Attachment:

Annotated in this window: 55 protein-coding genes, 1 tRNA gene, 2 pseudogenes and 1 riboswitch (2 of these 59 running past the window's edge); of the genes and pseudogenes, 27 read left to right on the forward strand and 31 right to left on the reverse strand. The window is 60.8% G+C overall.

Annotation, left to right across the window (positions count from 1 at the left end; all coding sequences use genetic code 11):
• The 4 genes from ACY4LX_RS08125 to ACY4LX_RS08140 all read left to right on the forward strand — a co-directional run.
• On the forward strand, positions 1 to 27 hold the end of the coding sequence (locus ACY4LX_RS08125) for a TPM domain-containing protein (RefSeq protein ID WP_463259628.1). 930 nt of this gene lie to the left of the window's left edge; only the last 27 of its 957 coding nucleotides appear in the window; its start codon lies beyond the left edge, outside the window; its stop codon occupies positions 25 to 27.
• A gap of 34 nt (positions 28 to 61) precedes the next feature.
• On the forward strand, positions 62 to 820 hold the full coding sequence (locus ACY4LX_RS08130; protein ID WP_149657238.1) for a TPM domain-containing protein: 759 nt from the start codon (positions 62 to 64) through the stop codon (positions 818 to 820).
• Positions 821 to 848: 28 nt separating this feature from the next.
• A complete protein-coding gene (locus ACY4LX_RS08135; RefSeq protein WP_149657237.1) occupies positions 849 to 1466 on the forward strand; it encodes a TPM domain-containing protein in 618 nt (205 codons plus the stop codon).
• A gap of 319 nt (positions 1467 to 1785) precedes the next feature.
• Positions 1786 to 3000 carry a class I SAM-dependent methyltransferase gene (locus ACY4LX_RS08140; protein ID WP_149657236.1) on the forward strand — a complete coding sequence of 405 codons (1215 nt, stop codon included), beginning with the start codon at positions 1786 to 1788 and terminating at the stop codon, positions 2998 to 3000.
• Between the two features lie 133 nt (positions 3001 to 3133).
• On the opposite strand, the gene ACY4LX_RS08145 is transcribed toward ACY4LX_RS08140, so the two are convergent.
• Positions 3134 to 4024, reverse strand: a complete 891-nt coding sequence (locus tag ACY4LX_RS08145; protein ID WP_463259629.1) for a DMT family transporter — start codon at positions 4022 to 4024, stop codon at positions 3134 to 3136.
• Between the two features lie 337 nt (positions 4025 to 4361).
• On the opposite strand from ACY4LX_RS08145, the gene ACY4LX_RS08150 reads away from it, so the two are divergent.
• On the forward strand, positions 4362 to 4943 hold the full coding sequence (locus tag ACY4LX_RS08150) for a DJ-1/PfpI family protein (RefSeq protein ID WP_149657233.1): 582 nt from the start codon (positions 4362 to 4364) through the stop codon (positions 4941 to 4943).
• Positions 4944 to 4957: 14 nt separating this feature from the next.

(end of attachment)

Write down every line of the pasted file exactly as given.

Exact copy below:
Annotated in this window: 55 protein-coding genes, 1 tRNA gene, 2 pseudogenes and 1 riboswitch (2 of these 59 running past the window's edge); of the genes and pseudogenes, 27 read left to right on the forward strand and 31 right to left on the reverse strand. The window is 60.8% G+C overall.

Annotation, left to right across the window (positions count from 1 at the left end; all coding sequences use genetic code 11):
• The 4 genes from ACY4LX_RS08125 to ACY4LX_RS08140 all read left to right on the forward strand — a co-directional run.
• On the forward strand, positions 1 to 27 hold the end of the coding sequence (locus ACY4LX_RS08125) for a TPM domain-containing protein (RefSeq protein ID WP_463259628.1). 930 nt of this gene lie to the left of the window's left edge; only the last 27 of its 957 coding nucleotides appear in the window; its start codon lies beyond the left edge, outside the window; its stop codon occupies positions 25 to 27.
• A gap of 34 nt (positions 28 to 61) precedes the next feature.
• On the forward strand, positions 62 to 820 hold the full coding sequence (locus ACY4LX_RS08130; protein ID WP_149657238.1) for a TPM domain-containing protein: 759 nt from the start codon (positions 62 to 64) through the stop codon (positions 818 to 820).
• Positions 821 to 848: 28 nt separating this feature from the next.
• A complete protein-coding gene (locus ACY4LX_RS08135; RefSeq protein WP_149657237.1) occupies positions 849 to 1466 on the forward strand; it encodes a TPM domain-containing protein in 618 nt (205 codons plus the stop codon).
• A gap of 319 nt (positions 1467 to 1785) precedes the next feature.
• Positions 1786 to 3000 carry a class I SAM-dependent methyltransferase gene (locus ACY4LX_RS08140; protein ID WP_149657236.1) on the forward strand — a complete coding sequence of 405 codons (1215 nt, stop codon included), beginning with the start codon at positions 1786 to 1788 and terminating at the stop codon, positions 2998 to 3000.
• Between the two features lie 133 nt (positions 3001 to 3133).
• On the opposite strand, the gene ACY4LX_RS08145 is transcribed toward ACY4LX_RS08140, so the two are convergent.
• Positions 3134 to 4024, reverse strand: a complete 891-nt coding sequence (locus tag ACY4LX_RS08145; protein ID WP_463259629.1) for a DMT family transporter — start codon at positions 4022 to 4024, stop codon at positions 3134 to 3136.
• Between the two features lie 337 nt (positions 4025 to 4361).
• On the opposite strand from ACY4LX_RS08145, the gene ACY4LX_RS08150 reads away from it, so the two are divergent.
• On the forward strand, positions 4362 to 4943 hold the full coding sequence (locus tag ACY4LX_RS08150) for a DJ-1/PfpI family protein (RefSeq protein ID WP_149657233.1): 582 nt from the start codon (positions 4362 to 4364) through the stop codon (positions 4941 to 4943).
• Positions 4944 to 4957: 14 nt separating this feature from the next.